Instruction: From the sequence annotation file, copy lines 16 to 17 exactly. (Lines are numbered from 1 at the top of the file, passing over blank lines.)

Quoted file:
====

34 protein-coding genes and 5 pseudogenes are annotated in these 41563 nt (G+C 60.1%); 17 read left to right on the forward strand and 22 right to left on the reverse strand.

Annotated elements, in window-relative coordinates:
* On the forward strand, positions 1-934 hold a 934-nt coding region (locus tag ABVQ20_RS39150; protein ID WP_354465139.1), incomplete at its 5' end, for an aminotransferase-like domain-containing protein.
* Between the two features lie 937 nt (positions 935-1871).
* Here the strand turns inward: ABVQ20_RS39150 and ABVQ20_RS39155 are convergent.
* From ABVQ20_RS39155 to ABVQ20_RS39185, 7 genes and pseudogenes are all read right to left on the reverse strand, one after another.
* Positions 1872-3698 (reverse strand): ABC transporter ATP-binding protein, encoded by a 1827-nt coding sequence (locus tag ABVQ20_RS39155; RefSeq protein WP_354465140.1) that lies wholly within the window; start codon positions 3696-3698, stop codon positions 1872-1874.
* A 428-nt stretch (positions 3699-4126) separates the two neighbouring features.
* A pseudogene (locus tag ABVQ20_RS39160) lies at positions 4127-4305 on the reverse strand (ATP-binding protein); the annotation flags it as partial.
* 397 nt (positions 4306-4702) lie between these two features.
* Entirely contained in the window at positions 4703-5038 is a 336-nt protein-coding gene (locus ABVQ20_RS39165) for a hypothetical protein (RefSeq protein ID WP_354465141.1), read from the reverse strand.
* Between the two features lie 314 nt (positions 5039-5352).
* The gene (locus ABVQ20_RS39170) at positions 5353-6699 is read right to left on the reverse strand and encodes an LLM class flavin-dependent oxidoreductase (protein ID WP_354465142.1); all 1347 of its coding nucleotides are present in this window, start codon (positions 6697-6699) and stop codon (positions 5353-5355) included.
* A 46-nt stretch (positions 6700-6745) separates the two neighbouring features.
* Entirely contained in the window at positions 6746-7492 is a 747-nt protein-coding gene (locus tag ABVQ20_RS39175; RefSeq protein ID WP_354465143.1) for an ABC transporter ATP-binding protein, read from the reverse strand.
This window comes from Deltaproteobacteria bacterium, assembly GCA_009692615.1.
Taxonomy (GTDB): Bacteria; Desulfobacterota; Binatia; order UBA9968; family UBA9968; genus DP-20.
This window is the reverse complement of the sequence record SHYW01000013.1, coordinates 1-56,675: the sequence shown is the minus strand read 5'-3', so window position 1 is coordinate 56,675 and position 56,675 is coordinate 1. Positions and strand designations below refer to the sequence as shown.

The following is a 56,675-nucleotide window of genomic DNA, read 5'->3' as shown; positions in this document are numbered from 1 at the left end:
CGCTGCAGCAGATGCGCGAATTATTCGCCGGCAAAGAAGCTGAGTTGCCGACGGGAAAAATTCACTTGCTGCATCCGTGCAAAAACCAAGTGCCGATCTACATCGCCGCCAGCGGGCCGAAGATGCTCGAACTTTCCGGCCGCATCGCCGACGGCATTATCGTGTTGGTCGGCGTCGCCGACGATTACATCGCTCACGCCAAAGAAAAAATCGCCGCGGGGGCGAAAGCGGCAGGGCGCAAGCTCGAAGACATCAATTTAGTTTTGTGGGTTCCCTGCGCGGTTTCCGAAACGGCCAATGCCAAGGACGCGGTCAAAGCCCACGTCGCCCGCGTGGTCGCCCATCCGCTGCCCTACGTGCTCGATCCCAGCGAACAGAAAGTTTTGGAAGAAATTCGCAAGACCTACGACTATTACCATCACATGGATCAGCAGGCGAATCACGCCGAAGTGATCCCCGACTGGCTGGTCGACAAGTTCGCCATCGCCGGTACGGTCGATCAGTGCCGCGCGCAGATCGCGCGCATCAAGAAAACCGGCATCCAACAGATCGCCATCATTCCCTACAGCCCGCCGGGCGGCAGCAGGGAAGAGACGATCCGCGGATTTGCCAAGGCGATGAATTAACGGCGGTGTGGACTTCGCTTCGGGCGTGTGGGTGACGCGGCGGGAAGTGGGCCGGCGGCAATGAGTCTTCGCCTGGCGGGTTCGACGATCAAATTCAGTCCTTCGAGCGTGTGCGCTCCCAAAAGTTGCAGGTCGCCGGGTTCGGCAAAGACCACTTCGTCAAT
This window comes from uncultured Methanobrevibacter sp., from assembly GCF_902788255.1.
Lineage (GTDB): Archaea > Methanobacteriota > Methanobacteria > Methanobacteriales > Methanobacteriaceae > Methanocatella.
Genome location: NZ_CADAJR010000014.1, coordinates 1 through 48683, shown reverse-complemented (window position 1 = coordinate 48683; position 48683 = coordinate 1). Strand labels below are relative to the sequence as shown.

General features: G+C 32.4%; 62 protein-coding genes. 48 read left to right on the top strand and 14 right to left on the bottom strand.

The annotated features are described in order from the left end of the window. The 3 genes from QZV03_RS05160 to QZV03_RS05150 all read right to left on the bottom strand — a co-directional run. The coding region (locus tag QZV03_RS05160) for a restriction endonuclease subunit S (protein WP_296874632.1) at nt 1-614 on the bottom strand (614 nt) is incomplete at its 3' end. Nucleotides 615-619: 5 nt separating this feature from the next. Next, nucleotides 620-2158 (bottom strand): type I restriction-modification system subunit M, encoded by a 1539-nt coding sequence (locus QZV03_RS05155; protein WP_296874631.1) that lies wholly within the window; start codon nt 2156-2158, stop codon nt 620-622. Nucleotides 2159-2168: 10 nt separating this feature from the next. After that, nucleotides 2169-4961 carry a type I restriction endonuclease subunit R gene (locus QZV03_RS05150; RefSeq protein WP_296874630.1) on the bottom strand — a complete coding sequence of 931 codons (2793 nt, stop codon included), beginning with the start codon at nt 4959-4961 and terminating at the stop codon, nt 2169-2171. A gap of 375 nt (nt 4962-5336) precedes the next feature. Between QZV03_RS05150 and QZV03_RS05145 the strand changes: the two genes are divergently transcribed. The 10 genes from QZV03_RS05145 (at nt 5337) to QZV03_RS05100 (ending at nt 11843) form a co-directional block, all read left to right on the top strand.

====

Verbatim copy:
This window comes from Deltaproteobacteria bacterium, assembly GCA_009692615.1.
Taxonomy (GTDB): Bacteria; Desulfobacterota; Binatia; order UBA9968; family UBA9968; genus DP-20.